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The Wesley Place precinct is filled with historical art and innovative infrastructure – from the 19th century paintings that line the church halls, to the city’s first towering pipe organ.
Through our heritage restoration works, we are ensuring that these cultural items and images will live on and remain in Wesley Place, bringing music and colour for future generations to enjoy.
People, paintings and pipe organs
The Wesley Church building was designed by architect Joseph Reed, who also designed the Melbourne Town Hall and was famed for his English Gothic style and symbolic architecture. He created the Church building in the shape of a cross and caused a bit of a stir at the time with a style very different to the city’s traditional architectural norms.
In fact, the church was full of “firsts” for Melbourne’s early community. For many years, the 53m spire was the tallest structure on the Melbourne skyline, and to this day remains a significant marker of the precinct.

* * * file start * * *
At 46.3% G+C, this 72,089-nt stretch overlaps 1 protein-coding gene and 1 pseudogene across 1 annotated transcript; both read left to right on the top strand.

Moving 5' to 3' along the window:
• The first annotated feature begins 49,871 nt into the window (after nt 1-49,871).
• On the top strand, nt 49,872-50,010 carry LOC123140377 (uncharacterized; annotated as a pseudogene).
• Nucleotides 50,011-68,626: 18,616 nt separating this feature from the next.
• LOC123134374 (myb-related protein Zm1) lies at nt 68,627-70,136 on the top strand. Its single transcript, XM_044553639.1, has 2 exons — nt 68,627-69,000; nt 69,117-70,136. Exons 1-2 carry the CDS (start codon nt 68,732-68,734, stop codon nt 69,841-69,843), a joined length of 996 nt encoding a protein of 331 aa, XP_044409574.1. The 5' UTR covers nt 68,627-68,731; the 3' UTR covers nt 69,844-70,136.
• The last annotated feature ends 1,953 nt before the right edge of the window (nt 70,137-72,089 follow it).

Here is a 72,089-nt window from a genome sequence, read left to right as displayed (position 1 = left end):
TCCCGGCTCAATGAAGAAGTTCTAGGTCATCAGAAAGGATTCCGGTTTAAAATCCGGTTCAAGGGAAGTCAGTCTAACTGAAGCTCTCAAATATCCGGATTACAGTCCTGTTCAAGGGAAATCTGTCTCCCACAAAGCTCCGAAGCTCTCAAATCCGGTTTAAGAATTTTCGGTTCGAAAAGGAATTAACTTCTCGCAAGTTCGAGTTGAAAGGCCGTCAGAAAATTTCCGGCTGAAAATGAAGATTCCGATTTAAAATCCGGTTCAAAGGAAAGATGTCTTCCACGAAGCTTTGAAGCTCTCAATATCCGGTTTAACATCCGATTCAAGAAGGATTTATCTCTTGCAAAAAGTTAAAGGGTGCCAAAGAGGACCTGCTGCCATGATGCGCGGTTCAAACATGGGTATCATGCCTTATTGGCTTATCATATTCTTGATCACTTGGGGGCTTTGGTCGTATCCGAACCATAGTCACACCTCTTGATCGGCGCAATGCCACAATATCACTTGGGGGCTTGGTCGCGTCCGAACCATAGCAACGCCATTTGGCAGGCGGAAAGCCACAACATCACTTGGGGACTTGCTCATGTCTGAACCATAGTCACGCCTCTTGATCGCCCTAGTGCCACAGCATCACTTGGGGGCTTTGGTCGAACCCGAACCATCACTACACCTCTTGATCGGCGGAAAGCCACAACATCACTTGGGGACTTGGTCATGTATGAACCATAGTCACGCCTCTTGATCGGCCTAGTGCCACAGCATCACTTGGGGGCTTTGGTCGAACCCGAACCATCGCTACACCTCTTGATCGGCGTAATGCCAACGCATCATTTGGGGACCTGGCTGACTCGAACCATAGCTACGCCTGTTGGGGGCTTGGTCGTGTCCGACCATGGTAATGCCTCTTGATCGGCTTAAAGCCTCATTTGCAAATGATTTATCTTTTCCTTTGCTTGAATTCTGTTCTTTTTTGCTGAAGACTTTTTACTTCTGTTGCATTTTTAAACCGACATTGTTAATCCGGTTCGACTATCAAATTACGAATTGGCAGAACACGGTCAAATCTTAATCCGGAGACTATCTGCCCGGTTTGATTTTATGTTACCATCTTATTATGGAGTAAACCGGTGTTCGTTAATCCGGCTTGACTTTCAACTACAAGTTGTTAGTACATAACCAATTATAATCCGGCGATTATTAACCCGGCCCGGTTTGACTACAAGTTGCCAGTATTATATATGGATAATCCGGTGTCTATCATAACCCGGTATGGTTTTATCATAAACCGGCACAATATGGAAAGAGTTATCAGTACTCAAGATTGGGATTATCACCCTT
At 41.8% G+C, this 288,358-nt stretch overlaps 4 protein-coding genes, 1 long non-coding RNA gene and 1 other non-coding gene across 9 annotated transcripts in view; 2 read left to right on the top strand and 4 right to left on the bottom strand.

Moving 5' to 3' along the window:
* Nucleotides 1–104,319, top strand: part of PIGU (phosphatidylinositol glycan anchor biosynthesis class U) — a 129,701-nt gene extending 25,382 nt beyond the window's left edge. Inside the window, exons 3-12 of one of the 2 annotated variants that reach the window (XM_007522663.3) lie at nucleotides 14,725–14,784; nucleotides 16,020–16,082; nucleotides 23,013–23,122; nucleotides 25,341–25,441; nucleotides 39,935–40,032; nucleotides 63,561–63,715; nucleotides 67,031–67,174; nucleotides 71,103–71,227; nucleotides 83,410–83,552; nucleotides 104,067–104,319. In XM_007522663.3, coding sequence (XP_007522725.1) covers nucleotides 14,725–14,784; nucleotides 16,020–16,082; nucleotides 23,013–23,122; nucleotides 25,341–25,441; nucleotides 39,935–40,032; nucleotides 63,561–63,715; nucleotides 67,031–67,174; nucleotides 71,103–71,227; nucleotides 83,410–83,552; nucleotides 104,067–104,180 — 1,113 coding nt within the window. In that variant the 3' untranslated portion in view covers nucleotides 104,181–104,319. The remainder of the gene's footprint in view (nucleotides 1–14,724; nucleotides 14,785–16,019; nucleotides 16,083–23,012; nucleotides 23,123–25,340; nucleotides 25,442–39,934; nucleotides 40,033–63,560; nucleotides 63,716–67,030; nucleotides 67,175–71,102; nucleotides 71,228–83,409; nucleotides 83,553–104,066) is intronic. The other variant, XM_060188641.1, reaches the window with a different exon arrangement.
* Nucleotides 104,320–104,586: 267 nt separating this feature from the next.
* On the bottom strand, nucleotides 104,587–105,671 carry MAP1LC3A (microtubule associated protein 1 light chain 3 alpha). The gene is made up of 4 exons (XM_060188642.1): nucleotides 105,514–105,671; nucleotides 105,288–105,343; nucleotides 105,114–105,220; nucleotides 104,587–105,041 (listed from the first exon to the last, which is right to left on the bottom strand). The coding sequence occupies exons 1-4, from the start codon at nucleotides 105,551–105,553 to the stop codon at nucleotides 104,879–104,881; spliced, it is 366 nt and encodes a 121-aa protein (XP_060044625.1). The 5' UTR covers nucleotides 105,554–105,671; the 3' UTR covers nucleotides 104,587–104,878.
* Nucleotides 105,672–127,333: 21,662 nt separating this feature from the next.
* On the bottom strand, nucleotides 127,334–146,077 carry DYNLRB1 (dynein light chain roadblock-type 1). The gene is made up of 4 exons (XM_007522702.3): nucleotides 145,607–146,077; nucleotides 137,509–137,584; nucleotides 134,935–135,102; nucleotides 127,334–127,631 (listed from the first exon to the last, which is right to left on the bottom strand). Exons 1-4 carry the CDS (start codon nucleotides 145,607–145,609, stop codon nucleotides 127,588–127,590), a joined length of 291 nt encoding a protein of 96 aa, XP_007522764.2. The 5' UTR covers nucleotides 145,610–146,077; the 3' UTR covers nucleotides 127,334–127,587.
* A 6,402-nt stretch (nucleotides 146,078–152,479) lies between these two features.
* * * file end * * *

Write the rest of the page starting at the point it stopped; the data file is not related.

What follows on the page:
Inside, Australia’s first pipe organ filled the halls with music. Built in Lancashire, England, the organ arrived in Melbourne in September 1842. It was rebuilt in 1987 and to this day remains one of the inner city’s most significant musical artefacts.
Elsewhere in the Church, two famous paintings by famed Australian artist Rupert Bunny (1864-1947) still hang - namely “The Prodigal Son” and “Abraham’s Sacrifice” - both given to the church in 1934. And outside, a statue of John Wesley stands tall in front of the church – a landmark for the precinct, sculpted by the British sculptor Paul Raphael Montford in 1935.
Windows on the world
Some of the site’s most striking artefacts include the church’s stained-glass windows – bold depictions of Wesley Place’s history illuminated by the Melbourne sunshine.
The colourful masterpieces are distributed around the church building walls, commemorating the people and stories that have shaped Wesley Place. Depictions include biblical figures like Saint Luke and Saint Paul– to the leaders of the early settlement, such as Rev. Samuel J. Hoban and Rev. Alexander Edgar.
We look forward to sharing these pieces of history with the Melbourne community for decades to come.